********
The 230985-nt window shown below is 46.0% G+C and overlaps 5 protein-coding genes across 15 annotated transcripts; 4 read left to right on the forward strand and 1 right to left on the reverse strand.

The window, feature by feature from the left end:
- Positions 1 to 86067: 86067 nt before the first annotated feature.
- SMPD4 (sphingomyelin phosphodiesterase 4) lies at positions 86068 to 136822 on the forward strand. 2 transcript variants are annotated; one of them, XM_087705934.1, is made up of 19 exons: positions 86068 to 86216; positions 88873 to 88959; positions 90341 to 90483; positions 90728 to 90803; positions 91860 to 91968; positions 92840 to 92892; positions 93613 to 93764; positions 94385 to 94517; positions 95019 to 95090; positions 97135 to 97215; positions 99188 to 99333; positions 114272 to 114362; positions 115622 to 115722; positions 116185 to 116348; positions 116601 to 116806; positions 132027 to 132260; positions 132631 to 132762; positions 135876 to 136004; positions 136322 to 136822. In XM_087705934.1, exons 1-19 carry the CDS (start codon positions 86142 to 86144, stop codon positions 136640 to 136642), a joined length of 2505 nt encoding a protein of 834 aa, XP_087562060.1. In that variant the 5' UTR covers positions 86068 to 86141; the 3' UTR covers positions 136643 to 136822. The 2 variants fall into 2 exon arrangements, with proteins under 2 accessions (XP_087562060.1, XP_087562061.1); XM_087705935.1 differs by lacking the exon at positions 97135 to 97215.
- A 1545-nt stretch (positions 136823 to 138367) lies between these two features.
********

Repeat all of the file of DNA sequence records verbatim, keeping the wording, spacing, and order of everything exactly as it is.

The 230985-nt window shown below is 46.0% G+C and overlaps 5 protein-coding genes across 15 annotated transcripts; 4 read left to right on the forward strand and 1 right to left on the reverse strand.

The window, feature by feature from the left end:
- Positions 1 to 86067: 86067 nt before the first annotated feature.
- SMPD4 (sphingomyelin phosphodiesterase 4) lies at positions 86068 to 136822 on the forward strand. 2 transcript variants are annotated; one of them, XM_087705934.1, is made up of 19 exons: positions 86068 to 86216; positions 88873 to 88959; positions 90341 to 90483; positions 90728 to 90803; positions 91860 to 91968; positions 92840 to 92892; positions 93613 to 93764; positions 94385 to 94517; positions 95019 to 95090; positions 97135 to 97215; positions 99188 to 99333; positions 114272 to 114362; positions 115622 to 115722; positions 116185 to 116348; positions 116601 to 116806; positions 132027 to 132260; positions 132631 to 132762; positions 135876 to 136004; positions 136322 to 136822. In XM_087705934.1, exons 1-19 carry the CDS (start codon positions 86142 to 86144, stop codon positions 136640 to 136642), a joined length of 2505 nt encoding a protein of 834 aa, XP_087562060.1. In that variant the 5' UTR covers positions 86068 to 86141; the 3' UTR covers positions 136643 to 136822. The 2 variants fall into 2 exon arrangements, with proteins under 2 accessions (XP_087562060.1, XP_087562061.1); XM_087705935.1 differs by lacking the exon at positions 97135 to 97215.
- A 1545-nt stretch (positions 136823 to 138367) lies between these two features.